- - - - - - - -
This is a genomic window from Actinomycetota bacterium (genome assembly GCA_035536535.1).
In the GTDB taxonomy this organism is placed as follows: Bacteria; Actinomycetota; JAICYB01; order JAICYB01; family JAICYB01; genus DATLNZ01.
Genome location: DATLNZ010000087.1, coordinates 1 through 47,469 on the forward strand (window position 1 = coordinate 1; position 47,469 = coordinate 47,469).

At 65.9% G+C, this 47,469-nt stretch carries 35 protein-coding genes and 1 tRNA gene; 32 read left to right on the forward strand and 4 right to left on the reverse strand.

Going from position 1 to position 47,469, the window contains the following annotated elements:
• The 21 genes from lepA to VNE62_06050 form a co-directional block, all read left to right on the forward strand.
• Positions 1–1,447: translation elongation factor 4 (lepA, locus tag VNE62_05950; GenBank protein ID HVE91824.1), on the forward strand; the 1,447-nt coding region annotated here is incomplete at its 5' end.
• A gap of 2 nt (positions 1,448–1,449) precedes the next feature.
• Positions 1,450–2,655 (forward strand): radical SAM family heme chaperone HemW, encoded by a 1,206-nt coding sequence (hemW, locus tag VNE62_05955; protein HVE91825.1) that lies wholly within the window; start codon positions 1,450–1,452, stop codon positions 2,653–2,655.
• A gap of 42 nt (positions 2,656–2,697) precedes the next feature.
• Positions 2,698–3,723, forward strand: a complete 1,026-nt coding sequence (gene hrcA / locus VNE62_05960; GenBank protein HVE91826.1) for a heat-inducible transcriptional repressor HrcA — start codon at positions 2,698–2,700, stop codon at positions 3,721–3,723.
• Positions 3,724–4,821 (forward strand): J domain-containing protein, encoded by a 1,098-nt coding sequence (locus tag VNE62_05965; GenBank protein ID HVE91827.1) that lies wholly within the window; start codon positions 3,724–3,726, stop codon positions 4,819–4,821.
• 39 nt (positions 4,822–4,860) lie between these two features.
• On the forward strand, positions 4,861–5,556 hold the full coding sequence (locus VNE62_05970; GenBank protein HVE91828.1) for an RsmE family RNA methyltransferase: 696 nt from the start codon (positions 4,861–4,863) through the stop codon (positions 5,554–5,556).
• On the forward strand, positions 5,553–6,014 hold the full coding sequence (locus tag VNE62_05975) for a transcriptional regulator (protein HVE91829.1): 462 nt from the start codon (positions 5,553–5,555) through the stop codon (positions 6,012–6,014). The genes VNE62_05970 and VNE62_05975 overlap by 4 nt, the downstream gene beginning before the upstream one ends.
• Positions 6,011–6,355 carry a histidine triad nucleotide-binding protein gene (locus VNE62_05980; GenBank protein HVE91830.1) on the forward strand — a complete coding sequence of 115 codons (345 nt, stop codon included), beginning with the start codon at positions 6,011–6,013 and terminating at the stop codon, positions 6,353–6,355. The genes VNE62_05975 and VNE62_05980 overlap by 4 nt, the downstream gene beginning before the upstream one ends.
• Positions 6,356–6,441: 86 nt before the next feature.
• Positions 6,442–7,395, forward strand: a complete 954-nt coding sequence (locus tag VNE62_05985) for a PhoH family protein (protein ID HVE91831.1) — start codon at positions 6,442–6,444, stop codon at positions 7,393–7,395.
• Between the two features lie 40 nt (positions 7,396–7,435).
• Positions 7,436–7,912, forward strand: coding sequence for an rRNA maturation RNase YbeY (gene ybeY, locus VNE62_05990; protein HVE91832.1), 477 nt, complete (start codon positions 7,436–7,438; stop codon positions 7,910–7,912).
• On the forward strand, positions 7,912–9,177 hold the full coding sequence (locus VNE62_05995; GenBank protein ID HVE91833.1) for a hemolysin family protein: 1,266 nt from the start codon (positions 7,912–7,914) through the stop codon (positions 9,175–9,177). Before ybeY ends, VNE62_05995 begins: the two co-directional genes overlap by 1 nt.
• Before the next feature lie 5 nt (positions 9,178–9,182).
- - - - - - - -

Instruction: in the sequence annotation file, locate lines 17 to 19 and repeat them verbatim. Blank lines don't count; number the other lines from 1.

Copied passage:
• Positions 6,356–6,441: 86 nt before the next feature.
• Positions 6,442–7,395, forward strand: a complete 954-nt coding sequence (locus tag VNE62_05985) for a PhoH family protein (protein ID HVE91831.1) — start codon at positions 6,442–6,444, stop codon at positions 7,393–7,395.
• Between the two features lie 40 nt (positions 7,396–7,435).